Nottingham is often cited as having one of the best public transport systems in the country, and it also has very good green credentials. A 2020 study by Uswitch.com ranked ours as the third most sustainable transport system out of fifteen major UK cities – just behind Liverpool, with London leading the way. So, let’s take a look at what we have to offer and how each travel option stacks up…
Nottingham City Transport already operated the largest fleet of biogas double decker buses in the world, and they recently extended it to 143. The existing fleet has made quite a significant contribution to improving Nottingham’s air quality , preventing the emission of more than 26,000 tonnes of CO2, as well as reducing nitrogen oxide emissions (with their much greater greenhouse effect) by 180 kg.
Biogas, while still generating emissions, is created in a renewable circular process that captures methane and other gases produced by our waste and agriculture, turning them into a relatively clean fuel instead. NCT tells us that their biogas “is produced naturally by anaerobic digestion from food waste, agricultural waste and sewage. It is the methane emitted during this process that is ultimately used to turn into biogas (fuel) for our buses.
Trentbarton has also taken steps to make its buses cleaner, including adding fuel-saving technology to its 330 buses that helps monitor usage with a view to reducing emissions, while introducing more “certified buses to very low emissions” in their fleet. Eco-champion Matt Newman told reporters: “Over the past seven years, Trentbarton has spent £20million on greener buses and is exploring zero-emission buses for the future.”
Trams are one of the best ways to electrify our transportation and move away from fossil fuels because they don’t require environmentally expensive lithium mining to make loads of super batteries that currently tend to be replaced after have completed their fairly short life cycle. . It’s also good to know that Nottingham’s trams are powered entirely by renewable energy.
Local operator Tramlink often voices its support for Carbon Neutral Nottingham 2028, recently launching a branded tram supporting the initiative, which currently runs around Notts. Unveiling the tram, Tim Hesketh said: “Nottingham is leading the charge in the fight against climate change, this newly wrapped tram will create a ‘green symbol’ of the city’s clean growth ambitions.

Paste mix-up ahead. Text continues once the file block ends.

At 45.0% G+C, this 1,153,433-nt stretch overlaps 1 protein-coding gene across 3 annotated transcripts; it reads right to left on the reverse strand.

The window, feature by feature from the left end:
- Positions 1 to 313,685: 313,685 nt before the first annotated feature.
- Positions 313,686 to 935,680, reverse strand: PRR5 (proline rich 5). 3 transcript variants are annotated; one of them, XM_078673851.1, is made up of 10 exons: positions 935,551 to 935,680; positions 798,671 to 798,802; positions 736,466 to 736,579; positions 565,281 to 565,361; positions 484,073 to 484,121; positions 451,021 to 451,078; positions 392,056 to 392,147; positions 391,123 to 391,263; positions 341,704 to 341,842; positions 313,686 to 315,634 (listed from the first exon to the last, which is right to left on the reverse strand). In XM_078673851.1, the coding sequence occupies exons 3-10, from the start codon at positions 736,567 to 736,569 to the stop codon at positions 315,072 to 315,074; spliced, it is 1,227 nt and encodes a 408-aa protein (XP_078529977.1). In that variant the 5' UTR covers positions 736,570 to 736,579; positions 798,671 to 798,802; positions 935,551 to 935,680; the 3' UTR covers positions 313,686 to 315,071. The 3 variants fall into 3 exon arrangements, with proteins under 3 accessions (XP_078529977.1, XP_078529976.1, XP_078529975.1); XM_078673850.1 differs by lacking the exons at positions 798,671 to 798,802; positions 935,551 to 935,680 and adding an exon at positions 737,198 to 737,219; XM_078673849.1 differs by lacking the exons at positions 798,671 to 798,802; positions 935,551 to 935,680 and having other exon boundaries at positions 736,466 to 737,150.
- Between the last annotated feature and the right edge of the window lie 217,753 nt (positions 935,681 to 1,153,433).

Nottingham’s controversial electric scooter trial has generally been judged by the industry as a success. Operator Wind UK has claimed one million journeys in the year to December 2021 through Nottingham and Derby. Industry blog Zag says each scooter is used an average of five times a day – the highest number of e-scooter use they’ve seen, at around five times the rate of use in London. But there is new skepticism about the environmental benefits of electric scooters, as a University of Nottingham study analyzing their use has raised concerns about whether they are replacing good commutes.
Dr. Mike Clifford, Associate Professor in the Faculty of Engineering, tells us: “Only 10% of respondents said they would have used a private car if they had not had access to an e-scooter, and 15% would have used a taxi.” However, the others would have walked (34%), taken the bus (16%), the tram (15%) or the bicycle (10%); thus, continues Mike, “The net result is that the provision of electric scooters actually increases CO2 emissions compared to the modes of transport that scooters replace.”
But if you’re using electric scooters to replace car trips, you’re probably still onto a winner. In its defence, Nottingham City Council said this pioneering scheme costs the taxpayer nothing and that the new high-tech LINK model scooters replacing the original yellow gear choppers are designed to be safer.
How green are taxis, you might be wondering? Well, for starters, it’s a form of automotive resource sharing which is good, but they’re also a lot greener when they’re electric. Nottingham already has a few, with 54 Hackney electric cars in June 2022 – the largest fleet in operation outside London.
We are also hosting the UK’s first trial of wireless charging taxis, funded to the tune of £930,000 by the government’s Office for Zero Emission Vehicles. This means that drivers can easily top up while waiting for their next customer. While taxis aren’t a means of transportation that many of us can afford to take on a regular basis, it’s good to know that more eco-friendly options are increasingly available.
There are many routes and modes of transport around Nottingham, and the smarter we use them to minimize our emissions while getting where we need to go, the better. Of course, the most active option will always be the healthiest – so walk or cycle, if you can.